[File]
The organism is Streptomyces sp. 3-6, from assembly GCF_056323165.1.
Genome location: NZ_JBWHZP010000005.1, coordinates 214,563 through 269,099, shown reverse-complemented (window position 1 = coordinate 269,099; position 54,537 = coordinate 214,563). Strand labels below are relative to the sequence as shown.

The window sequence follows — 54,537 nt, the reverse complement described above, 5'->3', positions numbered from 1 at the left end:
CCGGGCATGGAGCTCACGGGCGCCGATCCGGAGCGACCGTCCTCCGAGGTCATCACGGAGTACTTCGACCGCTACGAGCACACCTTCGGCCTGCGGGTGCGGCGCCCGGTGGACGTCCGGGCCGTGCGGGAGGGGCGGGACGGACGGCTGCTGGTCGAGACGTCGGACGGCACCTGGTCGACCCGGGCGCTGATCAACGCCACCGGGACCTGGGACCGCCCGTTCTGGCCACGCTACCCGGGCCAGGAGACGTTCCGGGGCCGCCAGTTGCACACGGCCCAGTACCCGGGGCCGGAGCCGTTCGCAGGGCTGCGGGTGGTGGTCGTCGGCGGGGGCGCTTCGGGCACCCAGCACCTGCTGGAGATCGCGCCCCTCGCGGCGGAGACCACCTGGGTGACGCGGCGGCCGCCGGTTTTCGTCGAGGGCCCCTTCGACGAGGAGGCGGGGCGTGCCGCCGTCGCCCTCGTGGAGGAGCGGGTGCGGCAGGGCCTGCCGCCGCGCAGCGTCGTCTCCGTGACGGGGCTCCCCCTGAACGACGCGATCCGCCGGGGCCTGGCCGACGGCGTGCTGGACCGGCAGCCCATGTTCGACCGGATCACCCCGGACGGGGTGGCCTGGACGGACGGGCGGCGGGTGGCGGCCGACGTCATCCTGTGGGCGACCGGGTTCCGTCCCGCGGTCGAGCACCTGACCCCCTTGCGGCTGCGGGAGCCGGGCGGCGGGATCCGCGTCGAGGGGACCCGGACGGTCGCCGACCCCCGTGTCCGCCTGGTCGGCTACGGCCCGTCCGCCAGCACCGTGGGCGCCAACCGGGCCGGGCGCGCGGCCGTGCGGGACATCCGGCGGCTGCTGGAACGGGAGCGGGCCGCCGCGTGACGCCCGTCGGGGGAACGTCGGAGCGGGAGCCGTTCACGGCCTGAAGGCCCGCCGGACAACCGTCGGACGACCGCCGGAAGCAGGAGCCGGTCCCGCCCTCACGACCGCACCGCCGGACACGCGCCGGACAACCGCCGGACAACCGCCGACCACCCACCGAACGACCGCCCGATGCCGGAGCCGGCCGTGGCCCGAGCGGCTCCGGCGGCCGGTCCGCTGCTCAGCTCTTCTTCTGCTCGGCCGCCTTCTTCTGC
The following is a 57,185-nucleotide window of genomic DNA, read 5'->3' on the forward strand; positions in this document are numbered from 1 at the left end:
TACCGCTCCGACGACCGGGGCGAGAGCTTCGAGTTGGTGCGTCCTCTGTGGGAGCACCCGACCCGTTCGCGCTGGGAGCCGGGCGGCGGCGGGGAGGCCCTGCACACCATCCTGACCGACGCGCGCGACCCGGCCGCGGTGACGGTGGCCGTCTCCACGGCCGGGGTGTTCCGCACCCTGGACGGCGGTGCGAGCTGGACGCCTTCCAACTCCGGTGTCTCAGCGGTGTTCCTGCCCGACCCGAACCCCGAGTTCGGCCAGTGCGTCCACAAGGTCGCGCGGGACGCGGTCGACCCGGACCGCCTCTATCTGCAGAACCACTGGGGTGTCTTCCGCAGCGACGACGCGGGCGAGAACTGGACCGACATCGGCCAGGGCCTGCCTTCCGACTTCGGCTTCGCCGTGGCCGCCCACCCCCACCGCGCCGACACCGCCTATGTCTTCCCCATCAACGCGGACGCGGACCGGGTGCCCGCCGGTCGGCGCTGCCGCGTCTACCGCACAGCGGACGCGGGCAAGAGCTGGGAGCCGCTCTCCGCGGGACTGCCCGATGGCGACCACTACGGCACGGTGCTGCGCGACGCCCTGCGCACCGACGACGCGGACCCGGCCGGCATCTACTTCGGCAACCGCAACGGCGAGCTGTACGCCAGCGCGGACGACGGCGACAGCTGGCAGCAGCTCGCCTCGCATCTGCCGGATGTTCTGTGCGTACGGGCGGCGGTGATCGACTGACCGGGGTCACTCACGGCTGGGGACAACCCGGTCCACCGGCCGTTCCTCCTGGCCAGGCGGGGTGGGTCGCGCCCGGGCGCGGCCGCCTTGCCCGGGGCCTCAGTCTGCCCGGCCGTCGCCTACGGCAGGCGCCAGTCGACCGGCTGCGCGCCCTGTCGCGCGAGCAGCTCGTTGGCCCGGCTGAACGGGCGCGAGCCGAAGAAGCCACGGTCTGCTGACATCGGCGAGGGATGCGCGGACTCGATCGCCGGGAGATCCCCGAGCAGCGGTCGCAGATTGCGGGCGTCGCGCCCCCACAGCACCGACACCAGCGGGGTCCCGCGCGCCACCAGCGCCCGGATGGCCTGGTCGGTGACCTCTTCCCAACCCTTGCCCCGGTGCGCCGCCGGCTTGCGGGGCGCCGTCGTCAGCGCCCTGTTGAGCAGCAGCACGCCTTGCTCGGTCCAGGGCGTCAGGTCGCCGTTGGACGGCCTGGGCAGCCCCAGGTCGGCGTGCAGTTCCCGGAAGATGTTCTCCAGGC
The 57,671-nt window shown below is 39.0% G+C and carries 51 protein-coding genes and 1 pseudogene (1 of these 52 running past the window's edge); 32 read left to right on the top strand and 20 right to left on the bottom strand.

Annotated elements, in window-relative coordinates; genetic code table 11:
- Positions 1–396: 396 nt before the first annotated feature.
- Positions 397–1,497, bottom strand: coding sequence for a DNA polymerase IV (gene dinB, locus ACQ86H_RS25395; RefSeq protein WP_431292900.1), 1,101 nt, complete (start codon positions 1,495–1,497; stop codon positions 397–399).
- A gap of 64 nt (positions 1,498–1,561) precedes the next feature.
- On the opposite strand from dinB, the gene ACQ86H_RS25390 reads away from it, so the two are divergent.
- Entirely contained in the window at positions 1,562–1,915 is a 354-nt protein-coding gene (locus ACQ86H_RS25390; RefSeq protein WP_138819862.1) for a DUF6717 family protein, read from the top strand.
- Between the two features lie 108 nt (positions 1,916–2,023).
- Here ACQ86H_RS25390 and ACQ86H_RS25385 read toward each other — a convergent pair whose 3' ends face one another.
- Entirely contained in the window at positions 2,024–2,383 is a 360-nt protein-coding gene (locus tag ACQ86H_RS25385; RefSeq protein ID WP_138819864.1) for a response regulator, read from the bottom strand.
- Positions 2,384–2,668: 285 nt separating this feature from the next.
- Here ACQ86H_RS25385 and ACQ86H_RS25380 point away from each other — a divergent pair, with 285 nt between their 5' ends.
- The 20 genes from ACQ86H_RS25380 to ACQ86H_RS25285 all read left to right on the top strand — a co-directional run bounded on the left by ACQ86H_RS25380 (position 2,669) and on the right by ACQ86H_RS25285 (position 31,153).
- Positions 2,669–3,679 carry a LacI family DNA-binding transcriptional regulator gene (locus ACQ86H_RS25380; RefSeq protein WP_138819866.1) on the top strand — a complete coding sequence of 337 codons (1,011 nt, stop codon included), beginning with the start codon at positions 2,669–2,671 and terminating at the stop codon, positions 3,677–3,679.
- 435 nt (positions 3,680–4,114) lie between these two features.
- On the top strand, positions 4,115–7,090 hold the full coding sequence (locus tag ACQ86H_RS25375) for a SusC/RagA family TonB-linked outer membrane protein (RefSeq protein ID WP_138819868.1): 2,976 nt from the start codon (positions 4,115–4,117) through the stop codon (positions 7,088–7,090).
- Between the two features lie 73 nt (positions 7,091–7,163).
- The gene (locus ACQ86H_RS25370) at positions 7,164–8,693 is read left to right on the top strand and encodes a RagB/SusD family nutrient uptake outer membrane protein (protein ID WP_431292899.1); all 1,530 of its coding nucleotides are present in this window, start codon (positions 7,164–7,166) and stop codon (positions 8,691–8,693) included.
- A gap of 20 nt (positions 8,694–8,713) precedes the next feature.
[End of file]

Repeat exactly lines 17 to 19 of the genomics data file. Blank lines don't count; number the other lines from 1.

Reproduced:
- Positions 2,384–2,668: 285 nt separating this feature from the next.
- Here ACQ86H_RS25385 and ACQ86H_RS25380 point away from each other — a divergent pair, with 285 nt between their 5' ends.
- The 20 genes from ACQ86H_RS25380 to ACQ86H_RS25285 all read left to right on the top strand — a co-directional run bounded on the left by ACQ86H_RS25380 (position 2,669) and on the right by ACQ86H_RS25285 (position 31,153).